Upstate, the capital city of Albany could get buried under 14 inches of snow, with wind chills of 15 to 25 below zero, the National Weather Service said.

Gov. Andrew Cuomo declared a state of emergency for all of New York on Thursday, one of several steps taken to try to minimize the wild wintry weather’s toll.

The New York Port Authority reported that flight operations at JFK International Airport were suspended Friday because of zero visibility and wind-blown snow on the runways. At 6:30 a.m. ET, the airport said 120 flights had been canceled. The airport terminals were open, the Port Authority said.


By Friday night, Boston is expected to be covered by 10 to 18 inches of snow, about twice the amount forecast just one day ago, and shivering in temperatures as low as 6 degrees below zero.

Citing likely “near blizzard” conditions Friday morning, the state’s emergency management agency warned that some areas could be hit hard — including up to 2 feet of snow on parts of the North Shore and South Shore, as well as Cape Cod.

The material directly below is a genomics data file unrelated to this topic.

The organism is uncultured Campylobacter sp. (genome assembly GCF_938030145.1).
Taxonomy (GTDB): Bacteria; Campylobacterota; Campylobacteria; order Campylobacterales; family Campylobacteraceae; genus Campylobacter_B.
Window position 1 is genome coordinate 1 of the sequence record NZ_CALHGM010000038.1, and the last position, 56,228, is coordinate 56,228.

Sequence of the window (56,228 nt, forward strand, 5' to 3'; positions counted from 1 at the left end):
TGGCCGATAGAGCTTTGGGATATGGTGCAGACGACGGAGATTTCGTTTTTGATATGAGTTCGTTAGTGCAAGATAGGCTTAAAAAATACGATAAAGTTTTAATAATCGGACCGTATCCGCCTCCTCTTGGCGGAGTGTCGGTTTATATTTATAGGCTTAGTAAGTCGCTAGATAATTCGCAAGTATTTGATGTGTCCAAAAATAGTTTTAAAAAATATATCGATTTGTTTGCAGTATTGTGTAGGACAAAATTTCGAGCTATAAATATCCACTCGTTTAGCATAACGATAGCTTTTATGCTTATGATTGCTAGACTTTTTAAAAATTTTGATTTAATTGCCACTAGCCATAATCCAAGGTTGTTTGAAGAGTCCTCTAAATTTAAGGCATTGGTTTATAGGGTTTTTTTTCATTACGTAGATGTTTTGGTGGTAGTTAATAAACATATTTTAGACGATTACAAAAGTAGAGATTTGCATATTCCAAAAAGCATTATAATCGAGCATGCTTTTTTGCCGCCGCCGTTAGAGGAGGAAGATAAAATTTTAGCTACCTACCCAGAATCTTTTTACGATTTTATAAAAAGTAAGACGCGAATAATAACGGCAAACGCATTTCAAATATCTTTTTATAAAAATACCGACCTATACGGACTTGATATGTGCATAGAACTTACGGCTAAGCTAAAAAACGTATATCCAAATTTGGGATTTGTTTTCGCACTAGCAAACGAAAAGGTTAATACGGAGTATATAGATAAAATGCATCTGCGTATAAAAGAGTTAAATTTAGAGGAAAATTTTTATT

The forecast was so bad for Boston that the city canceled school for Friday two days in advance, with scores of other school districts quickly following suit.

“I guess Mother Nature wanted to give me one more gift,” Mayor Thomas Menino told reporters Thursday, one of his last days in the job he has held since 1993.

The combination of extreme cold, snow and strong winds had officials at homeless shelters preparing.

“Our main emphasis is getting people inside, where it is safer and warmer,” said Jennifer Harris, a spokeswoman for the Pine Street Inn shelter system in Boston, where a snow emergency has been declared. “Pine Street Inn is making sure to have extra staff and food and water. We are geared up to provide to a greater number of people.”

Blizzard warnings haven’t been issued for Boston itself, but are in effect for parts of nearby Essex and Plymouth counties — including the communities of Gloucester, Brockton and Plymouth — as well as the Cape.